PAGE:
As a convinced Ken-hater, perhaps I, like so many of my media colleagues, should be hyping up the independent mayoral candidate Siobhan Benita. She’s clearly on the left and will thus take more votes from Livingstone than from anyone else. But I object to the note of entitlement which runs through her candidacy.
Whatever Benita may think, you are not entitled to broadcast airtime and space in national newspapers simply by hiring a PR and printing glossy leaflets. You need either a track record, or genuinely distinctive ideas. Benita has neither.
The track record need not be political. If, say, a major and successful entrepeneur – a British Michael Bloomberg – entered the race, they’d be taken seriously. The same would go for someone who’d achieved distinction in science or the arts, or even showbiz – because they’ve demonstrated the ability to connect with people. (Watch out for Eddie Izzard, my tip as Labour’s candidate in 2016 or 2020.)
But Benita – and this is my fundamental problem with her – has spent the last 15 years as a Whitehall civil servant. In other words, exactly the kind of person the mayoralty was created to rescue London from!
Who can possibly deny that the capital has improved since at least some (though nothing like enough) of our executive functions were given to a democratic politician and prised from Whitehall’s grasp? Well, Benita, perhaps – she told the Guardian on Saturday that she left the civil service because she was losing faith in its power to keep politicians in check.
The journalists praising Benita’s “thoughtful and sensible ideas” before she even produced her manifesto should look at that document, published yesterday. It is a very Whitehall set of promises in which new structures and bureaucracies – an education commissioner, a youth assembly, an office of budget responsibility, an independent review of policing, a requirement for councils to “identify residents’ top five local issues” – often substitute for real action.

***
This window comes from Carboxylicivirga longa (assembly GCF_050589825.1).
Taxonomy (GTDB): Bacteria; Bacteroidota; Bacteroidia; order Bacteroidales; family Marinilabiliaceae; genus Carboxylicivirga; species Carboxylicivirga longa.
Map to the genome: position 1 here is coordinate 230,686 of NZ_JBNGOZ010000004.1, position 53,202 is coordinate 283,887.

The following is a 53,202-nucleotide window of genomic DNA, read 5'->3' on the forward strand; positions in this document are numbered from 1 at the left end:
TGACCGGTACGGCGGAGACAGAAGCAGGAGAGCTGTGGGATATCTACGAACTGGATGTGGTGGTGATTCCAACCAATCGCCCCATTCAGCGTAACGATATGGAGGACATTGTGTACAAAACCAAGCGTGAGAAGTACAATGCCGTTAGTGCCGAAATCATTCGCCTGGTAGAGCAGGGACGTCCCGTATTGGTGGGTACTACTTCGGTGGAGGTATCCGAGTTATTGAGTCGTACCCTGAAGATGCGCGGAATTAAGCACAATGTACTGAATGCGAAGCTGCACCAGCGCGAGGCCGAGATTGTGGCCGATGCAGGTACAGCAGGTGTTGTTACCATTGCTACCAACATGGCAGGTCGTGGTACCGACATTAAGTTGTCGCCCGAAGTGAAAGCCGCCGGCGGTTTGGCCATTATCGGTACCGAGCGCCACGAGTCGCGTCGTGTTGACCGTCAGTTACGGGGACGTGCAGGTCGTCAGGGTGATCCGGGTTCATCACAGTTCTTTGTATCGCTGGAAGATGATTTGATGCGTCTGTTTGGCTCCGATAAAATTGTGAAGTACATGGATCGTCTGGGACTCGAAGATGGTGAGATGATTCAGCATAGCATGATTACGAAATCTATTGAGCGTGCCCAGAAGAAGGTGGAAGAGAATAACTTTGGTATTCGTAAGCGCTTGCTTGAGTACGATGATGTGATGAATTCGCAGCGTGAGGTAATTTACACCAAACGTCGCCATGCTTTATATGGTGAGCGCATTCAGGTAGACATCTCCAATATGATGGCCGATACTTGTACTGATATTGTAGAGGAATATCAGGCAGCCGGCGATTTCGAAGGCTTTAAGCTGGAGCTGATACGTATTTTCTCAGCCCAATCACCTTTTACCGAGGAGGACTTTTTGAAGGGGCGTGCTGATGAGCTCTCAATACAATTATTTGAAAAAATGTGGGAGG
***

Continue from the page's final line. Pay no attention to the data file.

And many of the concrete actions which Benita does promise – to overhaul the schools admission system, build 167 new primaries by 2015, limiting new schools to two classes of entry – are simply not within the Mayor’s power.
Her pitch is against the “tired political battles” of the other candidates. But political battles, however little they may be to bureaucrats’ taste, are the essence of democracy – and a real battle of ideas, as well as personalities, is being waged in this election. The alternatives, tax and spend versus fiscal discipline, are clearer here than in almost any recent contest. If elected Benita, too, will have to choose between those alternatives, and it is idle to pretend otherwise. She is democratically obliged to tell us on which side she will land.
Benita’s claimed “media blackout” has so far consisted of 136 separate mentions in newspapers, multiple large feature articles in the Evening Standard and every national broadsheet paper, including my own, and at least 20 TV and radio appearances, including several extended interviews. She has, frankly, had far more coverage than her ideas or poll standing (2%) deserves.
True, she isn’t in the debates – but then neither are two other candidates with far better democratic claims to a place than her, representing parties which have actually won votes and London Assembly seats at previous elections. The fact is that if she were included, so would UKIP and the BNP have to be – and an hour-long debate with seven candidates would actually deny voters their full opportunity to judge the only two who can win, Boris Johnson or Ken Livingstone.
The idea being pushed by her supporters that her betting odds represent a likelier guide to her chances than the polls is clearly wrong. Odds reflect, among other things, the amount of money wagered on a candidate – and Benita’s own supporters have been urging people to lay her to improve her odds. The bookies have also been pushing Benita because they know they’ll never have to pay out. Every pound laid on her is a pound straight into their pockets. And though she is now third in the betting, she almost certainly won’t come third in the election: she may well come sixth or seventh. All the other contenders have better on-the-ground organisation than her.
I say “almost certainly” because the electorate is volatile and could respond to the kind of bandwagon she’s trying to create. But one thing we really can be certain about is that she won’t win. And that’s the real puzzle about Siobhan Benita. Why would an independent enter this of all elections, the one vote that is more dominated by the two major parties than any other for at least the last 40 years? What’s the real agenda here?
I can only think that she is trying to gain visibility for some other job, perhaps at a quango or a charity. But I’m not sure the media needs to assist her in that.